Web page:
So-called "apple-shaped" people who carry more fat around their bellies than their hips may be at higher risk of kidney disease, a new study suggests.
The study measured blood flow through the kidneys of 315 men and women in the Netherlands. Those who had higher waist-to-hip ratios, meaning they tended to store more fat around their bellies compared to their thighs, also had higher blood pressure in their kidneys, even if they were not overweight.
Over time, elevated blood pressure damages the small vessels in the kidneys and can decrease their ability to siphon waste from the blood.
The study found that each one-unit increase in waist-to-hip ratio was linked to a loss of blood flow through the kidney's tiniest filters, the glomeruli, of about 4 milliliters per minute.
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To put that number in context, glomerular filtration rate drops about 1 milliliter per minute every year of normal aging, said Dr. Deidra Crews, a nephrologist and assistant professor at the Johns Hopkins University School of Medicine, in Baltimore.
"That is clinically significant, and argues strongly for patients to achieve and maintain a normal waist-to-hip ratio in order to lower their chances of kidney disease," said Crews, who was not involved in the study.
The finding was particularly striking to the researchers because "we found that association in healthy subjects who didn't have high blood pressure or diabetes," said study co-author Arjan Kwakernaak, a doctoral student at the University of Groningen Medical Center.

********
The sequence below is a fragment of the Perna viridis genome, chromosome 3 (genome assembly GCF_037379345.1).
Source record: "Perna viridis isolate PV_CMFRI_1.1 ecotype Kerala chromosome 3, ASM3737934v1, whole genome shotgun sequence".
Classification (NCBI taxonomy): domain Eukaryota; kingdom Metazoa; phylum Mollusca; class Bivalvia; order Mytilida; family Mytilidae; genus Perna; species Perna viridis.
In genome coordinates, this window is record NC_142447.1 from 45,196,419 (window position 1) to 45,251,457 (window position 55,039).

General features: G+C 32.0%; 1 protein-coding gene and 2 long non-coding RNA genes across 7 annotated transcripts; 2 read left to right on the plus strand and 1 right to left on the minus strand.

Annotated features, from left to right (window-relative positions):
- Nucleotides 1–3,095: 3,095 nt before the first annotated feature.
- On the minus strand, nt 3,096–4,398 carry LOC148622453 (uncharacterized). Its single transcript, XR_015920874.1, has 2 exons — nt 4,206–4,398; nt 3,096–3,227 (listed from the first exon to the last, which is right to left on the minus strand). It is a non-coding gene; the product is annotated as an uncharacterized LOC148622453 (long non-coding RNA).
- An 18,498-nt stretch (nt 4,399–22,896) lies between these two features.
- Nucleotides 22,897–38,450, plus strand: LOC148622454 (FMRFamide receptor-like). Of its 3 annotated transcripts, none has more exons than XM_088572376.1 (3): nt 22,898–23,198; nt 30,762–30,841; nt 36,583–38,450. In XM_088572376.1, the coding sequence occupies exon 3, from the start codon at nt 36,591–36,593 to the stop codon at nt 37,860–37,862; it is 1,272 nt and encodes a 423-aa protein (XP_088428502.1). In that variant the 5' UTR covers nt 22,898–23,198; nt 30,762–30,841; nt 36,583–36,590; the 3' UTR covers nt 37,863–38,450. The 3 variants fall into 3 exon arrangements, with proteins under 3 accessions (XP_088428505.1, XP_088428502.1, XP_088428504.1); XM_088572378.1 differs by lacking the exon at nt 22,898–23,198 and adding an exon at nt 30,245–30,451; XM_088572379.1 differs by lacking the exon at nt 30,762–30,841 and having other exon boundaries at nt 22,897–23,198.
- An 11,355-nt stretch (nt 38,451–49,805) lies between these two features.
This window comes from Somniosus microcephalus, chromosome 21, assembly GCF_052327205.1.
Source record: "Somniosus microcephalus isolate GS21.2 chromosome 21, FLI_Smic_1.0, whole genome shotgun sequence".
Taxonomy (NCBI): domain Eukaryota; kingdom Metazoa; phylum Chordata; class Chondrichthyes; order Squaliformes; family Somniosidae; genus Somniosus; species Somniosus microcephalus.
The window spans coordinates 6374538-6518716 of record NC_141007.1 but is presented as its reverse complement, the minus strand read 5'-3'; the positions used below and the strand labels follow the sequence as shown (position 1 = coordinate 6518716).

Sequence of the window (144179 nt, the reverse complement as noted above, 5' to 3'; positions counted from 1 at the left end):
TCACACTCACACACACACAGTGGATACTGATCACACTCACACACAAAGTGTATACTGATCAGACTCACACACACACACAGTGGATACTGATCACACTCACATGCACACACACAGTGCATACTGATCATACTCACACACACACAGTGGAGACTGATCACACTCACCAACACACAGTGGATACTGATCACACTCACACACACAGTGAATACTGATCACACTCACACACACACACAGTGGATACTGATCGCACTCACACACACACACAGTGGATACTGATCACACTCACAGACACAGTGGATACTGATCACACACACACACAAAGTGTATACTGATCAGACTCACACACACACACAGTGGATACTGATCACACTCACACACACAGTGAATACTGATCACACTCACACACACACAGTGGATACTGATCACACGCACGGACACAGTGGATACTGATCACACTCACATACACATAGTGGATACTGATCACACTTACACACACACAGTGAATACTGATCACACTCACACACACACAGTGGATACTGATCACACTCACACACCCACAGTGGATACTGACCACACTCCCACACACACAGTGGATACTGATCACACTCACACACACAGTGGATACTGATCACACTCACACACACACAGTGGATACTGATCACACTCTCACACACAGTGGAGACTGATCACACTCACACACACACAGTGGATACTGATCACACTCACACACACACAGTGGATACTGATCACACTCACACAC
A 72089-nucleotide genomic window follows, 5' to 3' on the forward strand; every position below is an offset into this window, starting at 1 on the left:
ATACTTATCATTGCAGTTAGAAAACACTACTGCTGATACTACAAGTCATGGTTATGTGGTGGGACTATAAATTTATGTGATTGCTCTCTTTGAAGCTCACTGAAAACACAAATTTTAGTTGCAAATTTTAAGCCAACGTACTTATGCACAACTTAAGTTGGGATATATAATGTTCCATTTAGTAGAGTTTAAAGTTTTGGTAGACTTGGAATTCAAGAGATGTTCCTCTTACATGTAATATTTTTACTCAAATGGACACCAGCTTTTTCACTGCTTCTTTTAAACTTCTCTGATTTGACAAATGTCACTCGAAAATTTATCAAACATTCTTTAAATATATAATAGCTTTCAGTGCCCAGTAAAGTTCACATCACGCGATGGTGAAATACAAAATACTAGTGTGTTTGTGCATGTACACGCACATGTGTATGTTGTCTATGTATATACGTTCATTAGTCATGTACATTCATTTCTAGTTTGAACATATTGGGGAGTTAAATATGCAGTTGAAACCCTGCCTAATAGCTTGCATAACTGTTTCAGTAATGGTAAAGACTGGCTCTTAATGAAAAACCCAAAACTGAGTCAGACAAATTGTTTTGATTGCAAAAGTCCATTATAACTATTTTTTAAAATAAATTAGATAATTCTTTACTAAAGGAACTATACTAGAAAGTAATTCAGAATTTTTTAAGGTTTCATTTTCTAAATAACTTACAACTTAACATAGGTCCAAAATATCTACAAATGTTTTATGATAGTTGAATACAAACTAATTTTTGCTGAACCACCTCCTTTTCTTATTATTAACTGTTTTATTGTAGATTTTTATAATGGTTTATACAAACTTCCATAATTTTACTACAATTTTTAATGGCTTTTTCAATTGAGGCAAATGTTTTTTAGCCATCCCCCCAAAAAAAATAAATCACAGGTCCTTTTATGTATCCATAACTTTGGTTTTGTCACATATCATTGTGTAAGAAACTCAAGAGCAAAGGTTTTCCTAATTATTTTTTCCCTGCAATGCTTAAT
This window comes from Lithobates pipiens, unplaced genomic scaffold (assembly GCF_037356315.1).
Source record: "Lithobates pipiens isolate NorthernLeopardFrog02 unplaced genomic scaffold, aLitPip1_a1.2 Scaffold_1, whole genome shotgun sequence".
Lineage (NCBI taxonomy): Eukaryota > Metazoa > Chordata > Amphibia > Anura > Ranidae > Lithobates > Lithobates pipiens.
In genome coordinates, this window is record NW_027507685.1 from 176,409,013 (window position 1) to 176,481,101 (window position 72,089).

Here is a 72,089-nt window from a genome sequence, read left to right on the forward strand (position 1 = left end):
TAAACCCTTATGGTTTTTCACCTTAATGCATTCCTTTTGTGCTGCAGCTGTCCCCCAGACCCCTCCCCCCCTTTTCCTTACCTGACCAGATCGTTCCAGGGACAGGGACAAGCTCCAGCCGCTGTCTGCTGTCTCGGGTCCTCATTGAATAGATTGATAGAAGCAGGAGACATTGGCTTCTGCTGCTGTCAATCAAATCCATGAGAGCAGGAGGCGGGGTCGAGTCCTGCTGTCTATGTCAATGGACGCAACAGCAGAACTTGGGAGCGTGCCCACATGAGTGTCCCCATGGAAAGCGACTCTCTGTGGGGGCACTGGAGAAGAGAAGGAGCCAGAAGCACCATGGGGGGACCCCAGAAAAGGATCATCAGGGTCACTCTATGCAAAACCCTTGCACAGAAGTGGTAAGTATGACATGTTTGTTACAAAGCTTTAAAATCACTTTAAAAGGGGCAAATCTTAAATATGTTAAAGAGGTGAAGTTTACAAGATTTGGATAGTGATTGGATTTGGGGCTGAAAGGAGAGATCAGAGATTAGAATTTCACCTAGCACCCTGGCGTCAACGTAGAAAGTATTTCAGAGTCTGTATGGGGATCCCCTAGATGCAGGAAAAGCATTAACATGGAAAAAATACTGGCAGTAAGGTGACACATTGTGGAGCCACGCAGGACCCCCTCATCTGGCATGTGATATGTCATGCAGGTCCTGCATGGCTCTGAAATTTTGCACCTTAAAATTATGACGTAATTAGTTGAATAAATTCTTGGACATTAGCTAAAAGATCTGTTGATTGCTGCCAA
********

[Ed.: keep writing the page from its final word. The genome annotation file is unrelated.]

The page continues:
Body weight didn't seem to alter the association, but the bigger a person was, the more their risk increased.
"If you have a higher waist-to-hip ratio and you are overweight, you have even a higher risk of having elevated kidney blood pressure," Kwakernaak said.
The study was published online April 11 in the Journal of the American Society of Nephrology.
Researchers aren't sure why belly fat might be bad for the kidneys, and the study doesn't show that abdominal fat is directly responsible for changes in the kidney. But the findings fit nicely with previous studies that have shown that storing fat around the midsection, particularly around the liver, strongly increases the risk for heart disease and diabetes, both of which are linked to kidney disease.
Until more is known, Crews said patients should be aware of the link, but shouldn't panic over it.
The study wasn't able to show when a person's waist-to-hip ratio might put them in the danger zone.
The World Health Organization defines abdominal obesity as a waist-to-hip ratio over 0.85 for women and over 0.9 for men.
"Doctors should consider elevated waist-to-hip ratio as a risk factor for kidney disease, and consider screening their patients accordingly," she said.